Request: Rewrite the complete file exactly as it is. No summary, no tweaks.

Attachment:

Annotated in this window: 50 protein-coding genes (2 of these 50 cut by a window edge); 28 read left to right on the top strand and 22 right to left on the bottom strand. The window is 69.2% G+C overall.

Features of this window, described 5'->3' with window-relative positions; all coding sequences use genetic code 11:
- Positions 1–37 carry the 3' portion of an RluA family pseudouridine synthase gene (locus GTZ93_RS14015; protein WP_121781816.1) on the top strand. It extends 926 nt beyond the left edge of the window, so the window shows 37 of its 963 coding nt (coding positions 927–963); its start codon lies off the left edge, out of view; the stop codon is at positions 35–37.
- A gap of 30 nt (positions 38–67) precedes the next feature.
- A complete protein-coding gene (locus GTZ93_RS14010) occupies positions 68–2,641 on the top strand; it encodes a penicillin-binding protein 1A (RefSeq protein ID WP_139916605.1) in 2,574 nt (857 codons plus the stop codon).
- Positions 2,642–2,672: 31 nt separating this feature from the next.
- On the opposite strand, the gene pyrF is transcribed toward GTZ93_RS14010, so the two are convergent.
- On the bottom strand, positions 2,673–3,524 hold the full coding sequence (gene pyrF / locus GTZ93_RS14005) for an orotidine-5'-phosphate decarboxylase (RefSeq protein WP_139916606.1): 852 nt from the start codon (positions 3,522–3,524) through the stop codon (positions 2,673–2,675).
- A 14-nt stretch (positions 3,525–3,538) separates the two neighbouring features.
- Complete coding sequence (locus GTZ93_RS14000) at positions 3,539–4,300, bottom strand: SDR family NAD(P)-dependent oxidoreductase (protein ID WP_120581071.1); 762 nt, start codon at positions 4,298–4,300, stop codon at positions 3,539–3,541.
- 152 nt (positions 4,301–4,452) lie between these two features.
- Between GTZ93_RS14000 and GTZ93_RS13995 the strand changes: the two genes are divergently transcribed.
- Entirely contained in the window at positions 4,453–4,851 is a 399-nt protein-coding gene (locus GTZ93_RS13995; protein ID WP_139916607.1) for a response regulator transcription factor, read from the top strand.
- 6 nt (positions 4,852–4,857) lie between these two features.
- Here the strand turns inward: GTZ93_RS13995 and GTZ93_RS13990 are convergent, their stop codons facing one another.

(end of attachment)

Annotated in this window: 50 protein-coding genes (2 of these 50 cut by a window edge); 28 read left to right on the top strand and 22 right to left on the bottom strand. The window is 69.2% G+C overall.

Features of this window, described 5'->3' with window-relative positions; all coding sequences use genetic code 11:
- Positions 1–37 carry the 3' portion of an RluA family pseudouridine synthase gene (locus GTZ93_RS14015; protein WP_121781816.1) on the top strand. It extends 926 nt beyond the left edge of the window, so the window shows 37 of its 963 coding nt (coding positions 927–963); its start codon lies off the left edge, out of view; the stop codon is at positions 35–37.
- A gap of 30 nt (positions 38–67) precedes the next feature.
- A complete protein-coding gene (locus GTZ93_RS14010) occupies positions 68–2,641 on the top strand; it encodes a penicillin-binding protein 1A (RefSeq protein ID WP_139916605.1) in 2,574 nt (857 codons plus the stop codon).
- Positions 2,642–2,672: 31 nt separating this feature from the next.
- On the opposite strand, the gene pyrF is transcribed toward GTZ93_RS14010, so the two are convergent.
- On the bottom strand, positions 2,673–3,524 hold the full coding sequence (gene pyrF / locus GTZ93_RS14005) for an orotidine-5'-phosphate decarboxylase (RefSeq protein WP_139916606.1): 852 nt from the start codon (positions 3,522–3,524) through the stop codon (positions 2,673–2,675).
- A 14-nt stretch (positions 3,525–3,538) separates the two neighbouring features.
- Complete coding sequence (locus GTZ93_RS14000) at positions 3,539–4,300, bottom strand: SDR family NAD(P)-dependent oxidoreductase (protein ID WP_120581071.1); 762 nt, start codon at positions 4,298–4,300, stop codon at positions 3,539–3,541.
- 152 nt (positions 4,301–4,452) lie between these two features.
- Between GTZ93_RS14000 and GTZ93_RS13995 the strand changes: the two genes are divergently transcribed.
- Entirely contained in the window at positions 4,453–4,851 is a 399-nt protein-coding gene (locus GTZ93_RS13995; protein ID WP_139916607.1) for a response regulator transcription factor, read from the top strand.
- 6 nt (positions 4,852–4,857) lie between these two features.
- Here the strand turns inward: GTZ93_RS13995 and GTZ93_RS13990 are convergent, their stop codons facing one another.